Cocaine Nose and Bladder Syndrome – What is It?

The Mystery Behind Eric Clapton Cocaine

Frequent cocaine nosebleeds are often caused by repetitive nose snoring or continual facial suction. Cocaine, also a highly addictive stimulant, is administered in various ways. The drug is snorted; swallowed whole; or injected intramuscularly. Each method of ingesting increases the amount of cocaine that goes into the blood stream, and consequently produces increased blood pressure. Ingestion or injection causes damage to the heart valves and the walls of blood vessels, resulting in the kidneys and blood vessels becoming swollen and full of fluids.

When snoring is a common side effect of cocaine use, damage to the nasal septum (the cartilage separating the two nasal cavities) may occur. The cartilage loses its elasticity, so it becomes easily extended or torn. Cocaine users often have their septums damaged even before they begin to snore regularly. Continuous nosebleeds due to continued damage to the nasal septum can damage the delicate structures surrounding the eye, leading to blindness if not corrected soon.

Damage to the nose can also occur as a result of excessive blood vessel expansion or scarring from surgery. Excessive fluid buildup within the nasal passages (also known as rhinitis) is common after cocaine abuse. This often occurs when mucous membranes – which line the inside of the nose – become enlarged with excess fluid and swell. In excessive cases, blood vessels in the nose begin to leak, causing swelling, pain and discharge. These blood vessels leak into the external environment through the skin creases on the outside of the nose and nosebleeds.

What is It?

Runny nose and headache are common side effects of long term cocaine use, as is constant headaches. The frequency and severity of these symptoms can increase with increased usage of the drug. If you run a high volume of cocaine in your system, it is even more important to clean out the nasal cavities frequently. Otherwise, the build up of bacteria can become a problem. The constant build up of bacteria in the sinuses makes it very difficult for mucus to drain, causing constant sinus headaches, runny nose and pain.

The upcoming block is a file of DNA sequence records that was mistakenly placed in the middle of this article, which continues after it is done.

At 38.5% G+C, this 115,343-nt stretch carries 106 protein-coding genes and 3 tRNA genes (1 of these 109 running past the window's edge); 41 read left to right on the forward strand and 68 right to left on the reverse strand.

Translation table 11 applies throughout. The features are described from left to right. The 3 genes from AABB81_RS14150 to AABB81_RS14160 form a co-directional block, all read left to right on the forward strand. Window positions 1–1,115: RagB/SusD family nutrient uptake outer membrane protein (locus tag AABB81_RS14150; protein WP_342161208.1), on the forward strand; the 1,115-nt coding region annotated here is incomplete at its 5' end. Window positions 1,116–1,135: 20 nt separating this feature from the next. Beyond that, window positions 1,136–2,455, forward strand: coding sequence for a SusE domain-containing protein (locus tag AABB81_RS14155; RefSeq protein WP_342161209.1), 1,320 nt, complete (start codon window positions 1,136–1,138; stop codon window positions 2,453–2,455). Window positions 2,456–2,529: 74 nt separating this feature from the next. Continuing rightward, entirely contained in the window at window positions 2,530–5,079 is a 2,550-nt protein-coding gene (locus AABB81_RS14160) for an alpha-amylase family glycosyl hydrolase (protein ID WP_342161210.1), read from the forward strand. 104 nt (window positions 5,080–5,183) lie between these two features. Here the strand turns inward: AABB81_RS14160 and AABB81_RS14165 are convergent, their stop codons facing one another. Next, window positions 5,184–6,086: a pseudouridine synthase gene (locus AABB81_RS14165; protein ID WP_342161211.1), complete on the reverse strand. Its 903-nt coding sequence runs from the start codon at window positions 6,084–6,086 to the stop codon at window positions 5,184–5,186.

Chronic snoring and blocking of the airways also increases the risk of complications such as brain abscess. When there is an abscess in the brain, there will be bleeding and damage to brain cells. Cocaine users often develop brain abscesses that require antibiotics to treat. Other complications include respiratory depression and nasal polyps that need to be surgically removed.

The nasal cavities and nasal passages also provide a moist and warm environment for bacteria to breed. If this environment is present for too long, it can lead to chronic sinus infections. Other complications from nasal infections include a swelling of the face and increased risk of bacterial infections because of the warm moist environment. Many people with nasal congestion also suffer from facial pain and swelling of the face. Cocaine users are at an increased risk for developing sinus infections due to the warm moist environment of the nose. When using this drug, it is even more important to keep the nasal cavities clean by cleaning them regularly with prescribed solutions.

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